NL Observations—Miami signed Heath Bell to shore-up the bullpen and have a genuine closer. Bell might have 19 saves, but his 6.75 ERA and WHIP of 1.82 would mean a trip to the minors, except for his big contract. Only Cubs relievers’ strikeout fewer batters per nine innings than the Marlins.
Pittsburgh is in first place for the first time at the All-Star break since 1997, thanks to just enough offense and a superior group of non-starters. The Pirates 2.63 bullpen ERA is the best in baseball, as is their save percentage at 85 percent.
Pittsburgh’s PNC Park has turned into a visitors dungeon with the Pirates 29-14 (+15.1 units) record, the finest mark in the majors. Besides lacking pedigree, Pittsburgh’s biggest concern for the second half is that the pen has logged the third most innings in the National League.
The defending World Series champion St. Louis Cardinals should have the best record in the NL, especially since they have the best offense in the league, scoring five runs a game.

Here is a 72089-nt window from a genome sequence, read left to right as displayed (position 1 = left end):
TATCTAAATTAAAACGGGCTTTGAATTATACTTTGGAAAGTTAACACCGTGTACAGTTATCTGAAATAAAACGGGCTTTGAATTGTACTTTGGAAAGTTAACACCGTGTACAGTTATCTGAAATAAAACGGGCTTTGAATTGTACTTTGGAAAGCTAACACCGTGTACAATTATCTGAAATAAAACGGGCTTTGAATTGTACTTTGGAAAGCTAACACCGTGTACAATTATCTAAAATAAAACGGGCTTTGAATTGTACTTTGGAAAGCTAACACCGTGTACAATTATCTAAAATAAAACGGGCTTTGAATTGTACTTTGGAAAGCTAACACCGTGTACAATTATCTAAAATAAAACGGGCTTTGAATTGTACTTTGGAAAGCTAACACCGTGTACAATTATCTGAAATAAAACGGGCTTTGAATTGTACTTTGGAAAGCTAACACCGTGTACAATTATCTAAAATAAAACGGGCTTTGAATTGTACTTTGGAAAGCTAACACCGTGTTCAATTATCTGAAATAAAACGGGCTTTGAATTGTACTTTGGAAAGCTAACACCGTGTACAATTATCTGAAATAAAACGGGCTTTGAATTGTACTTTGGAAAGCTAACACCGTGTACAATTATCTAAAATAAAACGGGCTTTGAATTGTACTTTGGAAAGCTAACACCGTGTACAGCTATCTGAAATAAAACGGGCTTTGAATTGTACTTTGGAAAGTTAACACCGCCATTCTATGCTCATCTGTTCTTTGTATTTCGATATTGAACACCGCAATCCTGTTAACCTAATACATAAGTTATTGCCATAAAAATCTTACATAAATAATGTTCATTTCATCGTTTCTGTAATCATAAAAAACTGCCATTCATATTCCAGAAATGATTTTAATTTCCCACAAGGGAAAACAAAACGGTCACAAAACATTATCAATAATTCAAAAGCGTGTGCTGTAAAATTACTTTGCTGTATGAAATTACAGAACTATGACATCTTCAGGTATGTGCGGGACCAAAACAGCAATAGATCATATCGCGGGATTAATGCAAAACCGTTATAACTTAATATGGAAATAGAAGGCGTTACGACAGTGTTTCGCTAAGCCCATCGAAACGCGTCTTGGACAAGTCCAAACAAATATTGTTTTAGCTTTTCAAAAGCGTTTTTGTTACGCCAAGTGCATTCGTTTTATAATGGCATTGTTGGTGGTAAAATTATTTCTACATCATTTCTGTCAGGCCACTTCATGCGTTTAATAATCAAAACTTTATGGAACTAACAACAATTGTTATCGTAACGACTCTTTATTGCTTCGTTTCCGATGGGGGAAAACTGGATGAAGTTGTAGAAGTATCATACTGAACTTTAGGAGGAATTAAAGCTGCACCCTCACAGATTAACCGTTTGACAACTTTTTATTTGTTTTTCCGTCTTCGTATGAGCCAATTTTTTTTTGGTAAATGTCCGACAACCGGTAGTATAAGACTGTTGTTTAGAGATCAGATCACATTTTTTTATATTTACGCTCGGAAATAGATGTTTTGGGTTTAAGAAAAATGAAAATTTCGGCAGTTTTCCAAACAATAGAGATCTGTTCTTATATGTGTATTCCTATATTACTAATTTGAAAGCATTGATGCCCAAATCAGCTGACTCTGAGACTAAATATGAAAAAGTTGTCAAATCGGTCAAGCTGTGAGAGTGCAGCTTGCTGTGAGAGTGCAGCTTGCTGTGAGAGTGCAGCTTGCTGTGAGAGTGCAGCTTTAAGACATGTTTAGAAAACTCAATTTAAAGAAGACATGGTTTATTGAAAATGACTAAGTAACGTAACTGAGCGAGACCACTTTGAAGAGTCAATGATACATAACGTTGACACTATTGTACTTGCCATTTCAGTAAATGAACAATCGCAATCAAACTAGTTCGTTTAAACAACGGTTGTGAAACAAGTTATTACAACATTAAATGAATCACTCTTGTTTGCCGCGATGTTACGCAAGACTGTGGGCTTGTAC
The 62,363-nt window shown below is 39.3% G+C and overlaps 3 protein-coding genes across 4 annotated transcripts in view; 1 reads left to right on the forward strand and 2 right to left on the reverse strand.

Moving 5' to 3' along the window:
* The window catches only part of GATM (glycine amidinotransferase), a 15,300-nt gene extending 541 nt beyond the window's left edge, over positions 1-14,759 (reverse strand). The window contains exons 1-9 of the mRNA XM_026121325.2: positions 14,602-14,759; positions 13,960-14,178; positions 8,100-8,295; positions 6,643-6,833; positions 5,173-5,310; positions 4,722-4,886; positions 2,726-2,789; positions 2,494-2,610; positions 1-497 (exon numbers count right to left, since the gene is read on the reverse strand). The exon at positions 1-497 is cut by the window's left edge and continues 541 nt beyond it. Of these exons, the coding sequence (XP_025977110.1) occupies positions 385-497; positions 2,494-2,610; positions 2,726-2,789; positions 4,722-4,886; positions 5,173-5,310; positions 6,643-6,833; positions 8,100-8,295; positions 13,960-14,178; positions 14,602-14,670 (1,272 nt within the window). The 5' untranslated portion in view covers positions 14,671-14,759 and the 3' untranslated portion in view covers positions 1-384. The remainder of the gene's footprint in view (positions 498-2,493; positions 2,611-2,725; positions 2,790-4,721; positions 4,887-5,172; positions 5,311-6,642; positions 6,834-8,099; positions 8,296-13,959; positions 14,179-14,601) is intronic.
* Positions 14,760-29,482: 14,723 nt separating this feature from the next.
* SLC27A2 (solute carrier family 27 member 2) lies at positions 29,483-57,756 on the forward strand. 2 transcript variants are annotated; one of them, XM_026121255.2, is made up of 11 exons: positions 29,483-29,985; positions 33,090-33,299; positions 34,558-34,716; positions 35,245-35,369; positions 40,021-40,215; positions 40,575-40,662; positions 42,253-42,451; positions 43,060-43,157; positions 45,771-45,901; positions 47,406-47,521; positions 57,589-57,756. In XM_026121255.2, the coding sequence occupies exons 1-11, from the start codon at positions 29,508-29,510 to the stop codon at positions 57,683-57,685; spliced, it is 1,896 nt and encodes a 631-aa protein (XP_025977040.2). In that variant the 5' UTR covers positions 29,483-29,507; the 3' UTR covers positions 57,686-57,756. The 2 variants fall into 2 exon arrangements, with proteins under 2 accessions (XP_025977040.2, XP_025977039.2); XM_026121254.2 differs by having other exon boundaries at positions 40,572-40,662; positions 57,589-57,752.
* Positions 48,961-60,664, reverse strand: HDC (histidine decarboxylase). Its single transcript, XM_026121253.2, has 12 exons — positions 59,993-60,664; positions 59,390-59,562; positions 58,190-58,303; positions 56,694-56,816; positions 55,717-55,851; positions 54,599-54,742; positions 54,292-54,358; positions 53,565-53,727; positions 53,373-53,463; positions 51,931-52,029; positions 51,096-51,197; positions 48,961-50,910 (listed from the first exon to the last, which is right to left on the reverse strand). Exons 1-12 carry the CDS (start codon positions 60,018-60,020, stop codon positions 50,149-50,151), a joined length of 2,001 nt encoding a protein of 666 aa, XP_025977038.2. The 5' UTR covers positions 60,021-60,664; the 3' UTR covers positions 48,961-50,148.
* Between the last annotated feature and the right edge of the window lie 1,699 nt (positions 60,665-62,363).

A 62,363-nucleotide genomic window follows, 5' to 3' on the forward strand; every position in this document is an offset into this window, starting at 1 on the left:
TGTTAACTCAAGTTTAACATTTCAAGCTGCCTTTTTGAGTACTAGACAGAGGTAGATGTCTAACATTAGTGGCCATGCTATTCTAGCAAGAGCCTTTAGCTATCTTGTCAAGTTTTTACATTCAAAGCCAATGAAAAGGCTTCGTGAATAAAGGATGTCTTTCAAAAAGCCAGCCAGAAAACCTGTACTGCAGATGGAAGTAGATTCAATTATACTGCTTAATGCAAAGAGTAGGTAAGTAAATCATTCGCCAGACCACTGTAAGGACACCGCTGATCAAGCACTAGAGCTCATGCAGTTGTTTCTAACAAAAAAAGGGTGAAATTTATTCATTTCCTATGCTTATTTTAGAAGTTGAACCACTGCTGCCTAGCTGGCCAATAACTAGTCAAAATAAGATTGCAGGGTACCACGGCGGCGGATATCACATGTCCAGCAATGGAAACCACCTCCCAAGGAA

One of former manager Tony LaRussa’s great strengths was putting together a group of effective non-starting pitchers. New skipper Mike Matheny either has less to work with or has not yet mastered this technique, which is why the Cardinals have 14 blown saves and a faulty 59 percent save percentage. Cards pen-sters have been tagged for 33 yard shots.
San Francisco’s inability to match RS/RA numbers have to do directly with Tim Lincecum. The two-time Cy Young winner is 3-10 (The Giants are 4-14 when Lincecum starts) and the crater he’s placed his team in has seen them playing their worst in this situation.
The Giants have been outscored by 2.44 runs per game when the rail-thin right-hander throws this season, explaining why San Fran is not achieving like they should.
Colorado averages 4.9 runs per game on offense and it’s still not enough. The Rockies conceded 5.6 RPG, which means they have to score six runs a game to have a chance to win. Good luck with that, pitching staff.
Here is a look at how a well-known sportsbook has adjusted the win totals for the rest of the year as of July 5.
Like the new article format? Send us feedback!